Oil Quality Issues Could Bankrupt Venezuela

Life for the non-governmental citizens of Venezuela seemingly cannot get worse. What could be worse than life defined by rampant poverty, chronic starvation, hospitals without the most basic supplies or sterile conditions, sky-high murder and crime rates, and martial law waged by a dictatorial government who created these conditions through its own economic and social policy?

On the individual level, it would appear that life could not get much worse. Personal accounts of the unceasing nightmare are the only way an outsider can understand the extent of the government-inflicted misery. But, what little food there is, what few medical supplies there are for the people, are provided by Venezuela’s chief resource, oil. With fracking already expanding worldwide oil supply, it was always inevitable that the nation’s economy would fluctuate from time to time under a traditional capitalist system. And, Venezuela’s own history with respect to corruption, economic and resource mismanagement, and high crime is far spotty at best. But the wanton, cronyism-first manner in which former Socialist president Hugo Chavez nationalized the oil industry, and the country as a whole, left Venezuela in a worse state than its people – including Chavez himself – ever could have imagined.

And now, it appears that a nation short on seemingly everything except oil may not even have that.

Whatever remains of the Venezuelan ‘economy’ is being held up by toothpicks. And those toothpicks have taken the form of oil exports. But, according to an Oil.com report, the increasingly poor quality of Venezuelan oil has prompted complaints and even shipment cancellations. The primary reason for the lack of refinery-quality Venezuelan oil, like the rest of the nation’s issues, is tied to its lack of money.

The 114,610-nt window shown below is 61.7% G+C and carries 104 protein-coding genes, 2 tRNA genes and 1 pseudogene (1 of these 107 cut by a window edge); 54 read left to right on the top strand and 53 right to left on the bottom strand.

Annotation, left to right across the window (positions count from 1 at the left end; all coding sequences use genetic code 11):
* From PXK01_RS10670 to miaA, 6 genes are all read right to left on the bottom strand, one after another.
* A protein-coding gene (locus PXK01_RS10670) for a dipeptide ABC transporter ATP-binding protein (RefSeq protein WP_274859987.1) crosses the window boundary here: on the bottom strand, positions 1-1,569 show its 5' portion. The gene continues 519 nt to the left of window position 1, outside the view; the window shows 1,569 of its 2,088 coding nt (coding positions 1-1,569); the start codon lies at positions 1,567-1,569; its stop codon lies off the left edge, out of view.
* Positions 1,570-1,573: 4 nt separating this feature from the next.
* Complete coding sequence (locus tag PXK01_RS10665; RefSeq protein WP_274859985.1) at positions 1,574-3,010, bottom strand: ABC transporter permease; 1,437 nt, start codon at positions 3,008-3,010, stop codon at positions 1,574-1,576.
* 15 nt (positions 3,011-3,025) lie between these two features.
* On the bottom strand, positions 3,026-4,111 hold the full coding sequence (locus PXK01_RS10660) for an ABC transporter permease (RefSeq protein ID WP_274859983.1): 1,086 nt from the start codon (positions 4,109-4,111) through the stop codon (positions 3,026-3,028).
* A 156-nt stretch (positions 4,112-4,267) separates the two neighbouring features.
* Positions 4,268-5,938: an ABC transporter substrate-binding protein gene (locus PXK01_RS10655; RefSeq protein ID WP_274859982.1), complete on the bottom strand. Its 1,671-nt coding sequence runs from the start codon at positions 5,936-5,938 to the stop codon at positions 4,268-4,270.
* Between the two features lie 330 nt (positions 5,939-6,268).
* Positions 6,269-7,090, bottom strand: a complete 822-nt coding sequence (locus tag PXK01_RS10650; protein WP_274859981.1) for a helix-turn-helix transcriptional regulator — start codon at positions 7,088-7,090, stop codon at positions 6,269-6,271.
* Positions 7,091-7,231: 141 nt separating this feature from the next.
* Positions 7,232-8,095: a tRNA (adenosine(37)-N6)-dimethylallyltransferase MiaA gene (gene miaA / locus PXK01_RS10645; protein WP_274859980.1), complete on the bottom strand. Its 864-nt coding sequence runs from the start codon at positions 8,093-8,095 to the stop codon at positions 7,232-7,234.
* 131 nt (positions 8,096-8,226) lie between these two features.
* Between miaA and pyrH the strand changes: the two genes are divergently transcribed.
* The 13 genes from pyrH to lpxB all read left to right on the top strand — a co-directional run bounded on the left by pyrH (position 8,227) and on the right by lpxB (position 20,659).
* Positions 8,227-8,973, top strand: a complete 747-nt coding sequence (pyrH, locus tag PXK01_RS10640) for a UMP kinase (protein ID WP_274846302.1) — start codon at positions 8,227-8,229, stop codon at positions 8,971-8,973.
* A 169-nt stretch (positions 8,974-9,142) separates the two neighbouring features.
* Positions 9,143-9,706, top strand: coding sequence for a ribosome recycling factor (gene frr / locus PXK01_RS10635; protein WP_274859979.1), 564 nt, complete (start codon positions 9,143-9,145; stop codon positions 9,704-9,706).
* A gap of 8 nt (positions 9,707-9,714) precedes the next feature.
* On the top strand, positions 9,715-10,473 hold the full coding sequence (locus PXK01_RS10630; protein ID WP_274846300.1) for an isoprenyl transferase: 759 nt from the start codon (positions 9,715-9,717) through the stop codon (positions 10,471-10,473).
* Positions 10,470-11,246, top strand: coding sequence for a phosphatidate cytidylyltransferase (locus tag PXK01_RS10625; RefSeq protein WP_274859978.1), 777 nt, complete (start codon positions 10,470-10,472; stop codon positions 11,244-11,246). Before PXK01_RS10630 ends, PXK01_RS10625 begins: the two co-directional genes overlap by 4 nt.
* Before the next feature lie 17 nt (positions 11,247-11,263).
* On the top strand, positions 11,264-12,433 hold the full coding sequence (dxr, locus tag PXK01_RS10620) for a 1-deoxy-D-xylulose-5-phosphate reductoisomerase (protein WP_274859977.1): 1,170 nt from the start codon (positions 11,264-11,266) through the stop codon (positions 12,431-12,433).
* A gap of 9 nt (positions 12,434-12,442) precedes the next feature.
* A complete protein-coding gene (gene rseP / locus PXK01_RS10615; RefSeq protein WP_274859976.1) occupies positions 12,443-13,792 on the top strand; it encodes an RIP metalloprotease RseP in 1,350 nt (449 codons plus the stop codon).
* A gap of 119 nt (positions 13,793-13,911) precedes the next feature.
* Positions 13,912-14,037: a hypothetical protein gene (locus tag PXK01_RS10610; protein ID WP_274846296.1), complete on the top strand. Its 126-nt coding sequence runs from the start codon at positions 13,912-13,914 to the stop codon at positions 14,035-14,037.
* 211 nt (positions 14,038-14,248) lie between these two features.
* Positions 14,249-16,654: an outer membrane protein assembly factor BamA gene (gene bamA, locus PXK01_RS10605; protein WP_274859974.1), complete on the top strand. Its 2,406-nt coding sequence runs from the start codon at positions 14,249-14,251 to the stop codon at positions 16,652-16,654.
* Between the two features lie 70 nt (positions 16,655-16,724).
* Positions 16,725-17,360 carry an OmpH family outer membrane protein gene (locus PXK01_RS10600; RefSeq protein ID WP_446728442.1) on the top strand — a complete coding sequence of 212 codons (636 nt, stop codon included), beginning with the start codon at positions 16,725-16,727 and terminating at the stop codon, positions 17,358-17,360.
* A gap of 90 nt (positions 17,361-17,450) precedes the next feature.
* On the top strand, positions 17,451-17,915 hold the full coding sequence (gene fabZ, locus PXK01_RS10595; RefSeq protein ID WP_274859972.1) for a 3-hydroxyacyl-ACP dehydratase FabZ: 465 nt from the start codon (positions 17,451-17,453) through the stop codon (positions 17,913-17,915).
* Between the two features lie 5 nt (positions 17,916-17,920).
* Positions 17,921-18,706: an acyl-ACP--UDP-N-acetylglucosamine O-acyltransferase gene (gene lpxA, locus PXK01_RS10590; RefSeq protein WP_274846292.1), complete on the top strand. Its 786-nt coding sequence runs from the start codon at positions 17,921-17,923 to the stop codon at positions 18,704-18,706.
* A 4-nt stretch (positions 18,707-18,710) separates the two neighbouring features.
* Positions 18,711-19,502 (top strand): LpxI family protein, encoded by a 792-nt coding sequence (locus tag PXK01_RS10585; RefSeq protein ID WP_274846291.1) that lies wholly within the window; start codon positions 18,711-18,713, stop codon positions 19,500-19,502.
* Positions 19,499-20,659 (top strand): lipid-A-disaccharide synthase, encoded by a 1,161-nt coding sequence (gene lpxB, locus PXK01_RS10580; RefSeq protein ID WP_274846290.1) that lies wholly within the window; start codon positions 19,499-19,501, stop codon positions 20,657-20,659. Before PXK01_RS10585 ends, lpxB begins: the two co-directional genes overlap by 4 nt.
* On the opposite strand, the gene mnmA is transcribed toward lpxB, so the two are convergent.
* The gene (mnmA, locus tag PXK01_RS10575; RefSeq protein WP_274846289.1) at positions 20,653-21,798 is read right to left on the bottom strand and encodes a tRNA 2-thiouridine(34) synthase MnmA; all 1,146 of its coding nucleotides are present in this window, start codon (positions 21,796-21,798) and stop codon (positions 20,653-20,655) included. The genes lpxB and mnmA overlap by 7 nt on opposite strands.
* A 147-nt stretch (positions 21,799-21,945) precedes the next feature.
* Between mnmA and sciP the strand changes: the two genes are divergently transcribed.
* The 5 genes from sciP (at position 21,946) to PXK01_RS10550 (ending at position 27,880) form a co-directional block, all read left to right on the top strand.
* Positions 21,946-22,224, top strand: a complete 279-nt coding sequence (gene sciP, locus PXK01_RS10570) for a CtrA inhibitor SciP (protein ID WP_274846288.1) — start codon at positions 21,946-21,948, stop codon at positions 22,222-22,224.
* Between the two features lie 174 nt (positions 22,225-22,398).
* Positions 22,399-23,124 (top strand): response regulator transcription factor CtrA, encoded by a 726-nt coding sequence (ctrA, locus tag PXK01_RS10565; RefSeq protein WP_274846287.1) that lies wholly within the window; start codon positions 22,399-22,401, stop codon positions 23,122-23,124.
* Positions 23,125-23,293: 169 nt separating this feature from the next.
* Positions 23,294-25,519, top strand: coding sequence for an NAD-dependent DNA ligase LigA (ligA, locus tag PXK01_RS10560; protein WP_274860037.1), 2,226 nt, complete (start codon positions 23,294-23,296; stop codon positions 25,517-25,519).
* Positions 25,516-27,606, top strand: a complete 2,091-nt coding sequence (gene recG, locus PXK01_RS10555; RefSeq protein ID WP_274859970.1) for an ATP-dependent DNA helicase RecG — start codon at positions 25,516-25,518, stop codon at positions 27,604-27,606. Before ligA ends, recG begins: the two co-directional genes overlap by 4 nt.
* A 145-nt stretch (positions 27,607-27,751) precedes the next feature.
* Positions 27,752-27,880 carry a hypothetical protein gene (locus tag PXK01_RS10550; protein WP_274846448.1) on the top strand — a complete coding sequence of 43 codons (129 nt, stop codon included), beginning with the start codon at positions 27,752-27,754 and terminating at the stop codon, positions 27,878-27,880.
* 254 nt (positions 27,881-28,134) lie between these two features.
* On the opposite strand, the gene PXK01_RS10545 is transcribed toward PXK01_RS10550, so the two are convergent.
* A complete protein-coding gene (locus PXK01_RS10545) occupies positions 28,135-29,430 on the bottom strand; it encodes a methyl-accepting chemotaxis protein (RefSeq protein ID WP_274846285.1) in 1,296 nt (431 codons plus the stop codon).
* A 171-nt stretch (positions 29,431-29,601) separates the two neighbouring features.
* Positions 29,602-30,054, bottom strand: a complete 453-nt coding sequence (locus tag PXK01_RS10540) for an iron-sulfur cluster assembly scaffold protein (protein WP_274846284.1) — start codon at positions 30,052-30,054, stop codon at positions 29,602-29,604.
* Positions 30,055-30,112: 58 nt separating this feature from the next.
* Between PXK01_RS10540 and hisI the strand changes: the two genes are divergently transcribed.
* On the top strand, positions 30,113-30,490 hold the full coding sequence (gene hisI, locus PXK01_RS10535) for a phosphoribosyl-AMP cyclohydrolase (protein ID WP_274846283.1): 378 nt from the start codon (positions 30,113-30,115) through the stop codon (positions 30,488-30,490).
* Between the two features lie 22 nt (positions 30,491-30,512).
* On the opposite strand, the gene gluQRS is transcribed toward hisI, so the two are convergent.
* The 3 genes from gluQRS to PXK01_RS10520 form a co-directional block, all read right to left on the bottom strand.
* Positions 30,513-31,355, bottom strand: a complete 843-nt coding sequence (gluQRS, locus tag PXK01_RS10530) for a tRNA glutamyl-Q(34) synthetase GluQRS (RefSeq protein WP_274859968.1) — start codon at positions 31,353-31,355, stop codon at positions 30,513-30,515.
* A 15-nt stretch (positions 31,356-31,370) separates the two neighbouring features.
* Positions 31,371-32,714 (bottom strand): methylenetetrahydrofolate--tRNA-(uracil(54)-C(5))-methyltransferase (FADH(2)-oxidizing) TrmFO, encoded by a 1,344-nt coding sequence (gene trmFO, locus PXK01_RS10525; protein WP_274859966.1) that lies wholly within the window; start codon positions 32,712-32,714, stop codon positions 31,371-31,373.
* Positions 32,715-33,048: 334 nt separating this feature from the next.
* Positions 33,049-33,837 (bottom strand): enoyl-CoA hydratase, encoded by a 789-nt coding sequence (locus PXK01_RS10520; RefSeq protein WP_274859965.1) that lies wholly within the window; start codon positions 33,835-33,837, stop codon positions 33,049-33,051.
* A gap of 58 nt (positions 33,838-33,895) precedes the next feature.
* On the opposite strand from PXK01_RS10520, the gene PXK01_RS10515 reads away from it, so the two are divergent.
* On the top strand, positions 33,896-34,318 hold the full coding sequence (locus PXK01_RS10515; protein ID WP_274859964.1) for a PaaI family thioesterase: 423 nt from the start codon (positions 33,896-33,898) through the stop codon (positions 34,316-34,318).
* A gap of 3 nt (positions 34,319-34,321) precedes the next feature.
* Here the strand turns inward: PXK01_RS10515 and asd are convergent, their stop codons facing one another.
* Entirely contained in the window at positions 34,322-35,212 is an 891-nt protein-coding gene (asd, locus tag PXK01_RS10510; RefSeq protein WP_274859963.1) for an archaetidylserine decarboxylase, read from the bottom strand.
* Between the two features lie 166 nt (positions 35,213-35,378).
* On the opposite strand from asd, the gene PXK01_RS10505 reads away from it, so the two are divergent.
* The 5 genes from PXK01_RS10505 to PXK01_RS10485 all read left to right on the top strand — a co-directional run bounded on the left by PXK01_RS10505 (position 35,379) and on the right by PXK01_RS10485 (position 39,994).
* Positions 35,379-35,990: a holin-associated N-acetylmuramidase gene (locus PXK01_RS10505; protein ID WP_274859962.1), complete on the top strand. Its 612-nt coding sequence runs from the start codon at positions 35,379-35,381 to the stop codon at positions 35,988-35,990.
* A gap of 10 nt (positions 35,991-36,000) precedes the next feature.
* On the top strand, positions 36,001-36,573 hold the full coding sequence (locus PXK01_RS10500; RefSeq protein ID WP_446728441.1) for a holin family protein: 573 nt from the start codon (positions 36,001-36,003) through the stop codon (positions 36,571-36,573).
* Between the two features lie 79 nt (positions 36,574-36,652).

Current President Nicolas Maduro bears responsibility for continuing Chavez’s shameful legacy, but it’s Chavez who deserves the majority share of blame for Venezuela’s current state, especially the ruination of the oil the nation was fortunate to be founded upon.

Chavez, with alleged funding from Cuban dictator Fidel Castro, planned and executed a coup d’état against then-president Carlos Andres Perez in 1992. Though the first attempt to secure power failed, loyal soldiers executed a second attempt that year as Chavez sat in jail. Perez was, at the time, instating purely capitalistic, laissez faire economic policies in an attempt to strengthen the nation’s economy, an ideology which stands directly opposed to Chavez and Castro’s.

The transition to a freer economic system was rocky, and the seizure of media outlets by Chavez’s loyalists played a large role in Perez’s decline in popularity, and ultimately the two-party system. Most importantly, this coup allowed for Chavez’s election as president in 1998, appealing to the country’s significant poor population and running on a now-ironic anti-corruption platform.

It was eleven years after his election, in May of 2009, that Chavez announced formally what many suspected. Like the nation itself, he would be taking over Venezuela’s oil industry by force, seizing the assets of both domestic and foreign oil contractors while continuing the consolidation of power over the nation’s industries and political system. Essentially, all oil extraction and refining processes would be absorbed by Petróleos de Venezuela, or PDVSA, Venezuela’s state-owned oil company. Private operators went unpaid, Chavez’s way of avoiding approximately 40% of debts owed to private oil companies.